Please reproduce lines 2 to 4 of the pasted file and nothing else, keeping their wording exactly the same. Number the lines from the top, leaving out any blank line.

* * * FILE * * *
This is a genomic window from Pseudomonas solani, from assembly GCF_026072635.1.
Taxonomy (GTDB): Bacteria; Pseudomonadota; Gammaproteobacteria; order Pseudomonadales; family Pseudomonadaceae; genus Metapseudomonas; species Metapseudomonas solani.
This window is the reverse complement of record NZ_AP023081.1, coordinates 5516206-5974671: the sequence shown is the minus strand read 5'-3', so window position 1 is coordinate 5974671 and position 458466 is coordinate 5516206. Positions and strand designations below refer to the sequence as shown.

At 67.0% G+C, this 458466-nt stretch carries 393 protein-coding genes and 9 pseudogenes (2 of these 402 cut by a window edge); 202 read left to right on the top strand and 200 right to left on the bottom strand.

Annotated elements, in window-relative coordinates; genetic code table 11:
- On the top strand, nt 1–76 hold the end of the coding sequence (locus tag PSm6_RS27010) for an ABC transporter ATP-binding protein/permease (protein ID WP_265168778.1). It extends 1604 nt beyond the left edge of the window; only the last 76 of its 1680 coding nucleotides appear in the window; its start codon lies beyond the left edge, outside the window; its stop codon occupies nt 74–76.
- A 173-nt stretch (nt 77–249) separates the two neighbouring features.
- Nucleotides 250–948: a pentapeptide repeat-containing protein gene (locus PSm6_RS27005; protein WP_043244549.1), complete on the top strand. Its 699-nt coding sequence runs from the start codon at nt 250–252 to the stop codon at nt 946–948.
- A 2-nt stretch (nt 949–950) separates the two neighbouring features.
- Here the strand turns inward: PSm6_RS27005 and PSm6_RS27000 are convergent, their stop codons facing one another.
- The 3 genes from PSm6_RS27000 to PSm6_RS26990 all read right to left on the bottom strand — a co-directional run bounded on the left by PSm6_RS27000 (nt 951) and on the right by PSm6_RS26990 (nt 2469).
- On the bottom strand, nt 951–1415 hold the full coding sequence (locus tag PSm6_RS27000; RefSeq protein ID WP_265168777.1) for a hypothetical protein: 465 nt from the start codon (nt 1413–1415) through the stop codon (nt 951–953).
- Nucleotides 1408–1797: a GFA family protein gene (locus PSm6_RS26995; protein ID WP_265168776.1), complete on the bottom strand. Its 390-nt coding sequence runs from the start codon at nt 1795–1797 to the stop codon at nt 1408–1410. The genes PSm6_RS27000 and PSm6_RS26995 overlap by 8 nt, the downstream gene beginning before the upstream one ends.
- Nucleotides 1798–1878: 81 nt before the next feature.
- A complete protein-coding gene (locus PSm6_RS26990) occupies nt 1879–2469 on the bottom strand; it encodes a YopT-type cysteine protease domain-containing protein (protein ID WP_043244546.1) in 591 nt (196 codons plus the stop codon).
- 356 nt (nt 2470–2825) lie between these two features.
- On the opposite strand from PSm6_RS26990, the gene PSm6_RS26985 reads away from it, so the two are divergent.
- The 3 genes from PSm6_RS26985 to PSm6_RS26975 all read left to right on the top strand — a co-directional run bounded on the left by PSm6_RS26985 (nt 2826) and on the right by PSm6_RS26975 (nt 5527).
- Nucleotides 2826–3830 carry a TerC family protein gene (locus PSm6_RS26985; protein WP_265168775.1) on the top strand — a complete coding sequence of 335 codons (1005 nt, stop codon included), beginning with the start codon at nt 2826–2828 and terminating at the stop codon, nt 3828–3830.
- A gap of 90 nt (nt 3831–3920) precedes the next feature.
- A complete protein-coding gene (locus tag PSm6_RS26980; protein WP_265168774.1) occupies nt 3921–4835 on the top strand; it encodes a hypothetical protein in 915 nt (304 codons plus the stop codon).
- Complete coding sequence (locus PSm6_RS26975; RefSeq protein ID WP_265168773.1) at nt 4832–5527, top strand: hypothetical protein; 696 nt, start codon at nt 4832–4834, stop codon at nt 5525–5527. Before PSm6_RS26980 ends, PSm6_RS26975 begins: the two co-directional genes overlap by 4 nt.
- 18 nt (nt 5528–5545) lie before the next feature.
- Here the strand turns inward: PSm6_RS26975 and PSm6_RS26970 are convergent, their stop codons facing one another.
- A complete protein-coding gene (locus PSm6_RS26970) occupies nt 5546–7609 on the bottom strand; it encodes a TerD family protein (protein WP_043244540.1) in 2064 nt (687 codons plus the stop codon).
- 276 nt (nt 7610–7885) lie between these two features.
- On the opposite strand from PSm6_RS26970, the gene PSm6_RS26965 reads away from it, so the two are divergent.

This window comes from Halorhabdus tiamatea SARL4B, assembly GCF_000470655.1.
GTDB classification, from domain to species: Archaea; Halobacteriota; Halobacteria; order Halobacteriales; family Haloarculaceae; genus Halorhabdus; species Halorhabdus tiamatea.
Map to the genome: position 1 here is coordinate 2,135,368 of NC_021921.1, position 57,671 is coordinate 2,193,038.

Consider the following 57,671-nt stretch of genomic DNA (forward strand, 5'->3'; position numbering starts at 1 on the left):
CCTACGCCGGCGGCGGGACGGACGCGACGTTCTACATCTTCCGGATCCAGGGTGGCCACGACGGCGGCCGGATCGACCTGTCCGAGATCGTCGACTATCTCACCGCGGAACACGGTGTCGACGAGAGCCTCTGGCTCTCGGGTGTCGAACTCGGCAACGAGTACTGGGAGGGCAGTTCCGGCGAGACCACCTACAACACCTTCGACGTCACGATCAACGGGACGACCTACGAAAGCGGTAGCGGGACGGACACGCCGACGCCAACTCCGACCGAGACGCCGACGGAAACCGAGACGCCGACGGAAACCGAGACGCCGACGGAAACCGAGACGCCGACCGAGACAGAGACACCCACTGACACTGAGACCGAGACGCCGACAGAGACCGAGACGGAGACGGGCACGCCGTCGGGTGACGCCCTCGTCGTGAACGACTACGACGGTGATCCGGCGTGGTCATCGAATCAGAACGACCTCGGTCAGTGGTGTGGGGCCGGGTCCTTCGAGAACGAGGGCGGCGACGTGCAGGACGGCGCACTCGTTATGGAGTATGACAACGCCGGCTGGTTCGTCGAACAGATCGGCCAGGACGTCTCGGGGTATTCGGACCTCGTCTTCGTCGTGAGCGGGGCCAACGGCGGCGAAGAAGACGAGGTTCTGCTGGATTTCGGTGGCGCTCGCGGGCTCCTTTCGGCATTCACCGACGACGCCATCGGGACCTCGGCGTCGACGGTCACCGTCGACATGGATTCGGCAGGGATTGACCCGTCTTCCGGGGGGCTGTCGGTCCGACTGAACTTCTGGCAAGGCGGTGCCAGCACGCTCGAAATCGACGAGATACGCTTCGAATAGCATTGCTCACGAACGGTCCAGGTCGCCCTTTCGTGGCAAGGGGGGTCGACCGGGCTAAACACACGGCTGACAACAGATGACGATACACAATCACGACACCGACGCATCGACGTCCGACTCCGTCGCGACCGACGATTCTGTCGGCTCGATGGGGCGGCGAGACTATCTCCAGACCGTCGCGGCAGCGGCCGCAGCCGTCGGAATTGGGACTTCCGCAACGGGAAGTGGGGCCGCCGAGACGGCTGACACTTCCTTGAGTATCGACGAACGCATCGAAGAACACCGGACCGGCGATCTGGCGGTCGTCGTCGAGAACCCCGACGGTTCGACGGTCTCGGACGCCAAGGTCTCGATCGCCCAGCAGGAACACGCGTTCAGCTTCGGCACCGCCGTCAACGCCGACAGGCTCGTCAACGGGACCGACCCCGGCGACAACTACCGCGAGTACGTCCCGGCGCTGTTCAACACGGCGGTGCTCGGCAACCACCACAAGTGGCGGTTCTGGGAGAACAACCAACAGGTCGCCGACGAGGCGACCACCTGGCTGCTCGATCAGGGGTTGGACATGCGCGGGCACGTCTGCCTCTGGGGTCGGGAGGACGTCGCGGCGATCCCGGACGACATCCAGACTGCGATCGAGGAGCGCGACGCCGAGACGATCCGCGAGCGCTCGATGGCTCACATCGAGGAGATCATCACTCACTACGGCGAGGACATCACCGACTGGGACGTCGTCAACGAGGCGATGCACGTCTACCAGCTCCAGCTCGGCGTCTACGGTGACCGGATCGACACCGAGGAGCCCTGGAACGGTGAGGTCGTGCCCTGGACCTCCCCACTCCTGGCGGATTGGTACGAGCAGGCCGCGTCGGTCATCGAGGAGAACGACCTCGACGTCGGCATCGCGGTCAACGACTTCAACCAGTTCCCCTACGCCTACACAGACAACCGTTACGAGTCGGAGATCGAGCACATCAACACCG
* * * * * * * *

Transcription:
Taxonomy (GTDB): Bacteria; Pseudomonadota; Gammaproteobacteria; order Pseudomonadales; family Pseudomonadaceae; genus Metapseudomonas; species Metapseudomonas solani.
This window is the reverse complement of record NZ_AP023081.1, coordinates 5516206-5974671: the sequence shown is the minus strand read 5'-3', so window position 1 is coordinate 5974671 and position 458466 is coordinate 5516206. Positions and strand designations below refer to the sequence as shown.

At 67.0% G+C, this 458466-nt stretch carries 393 protein-coding genes and 9 pseudogenes (2 of these 402 cut by a window edge); 202 read left to right on the top strand and 200 right to left on the bottom strand.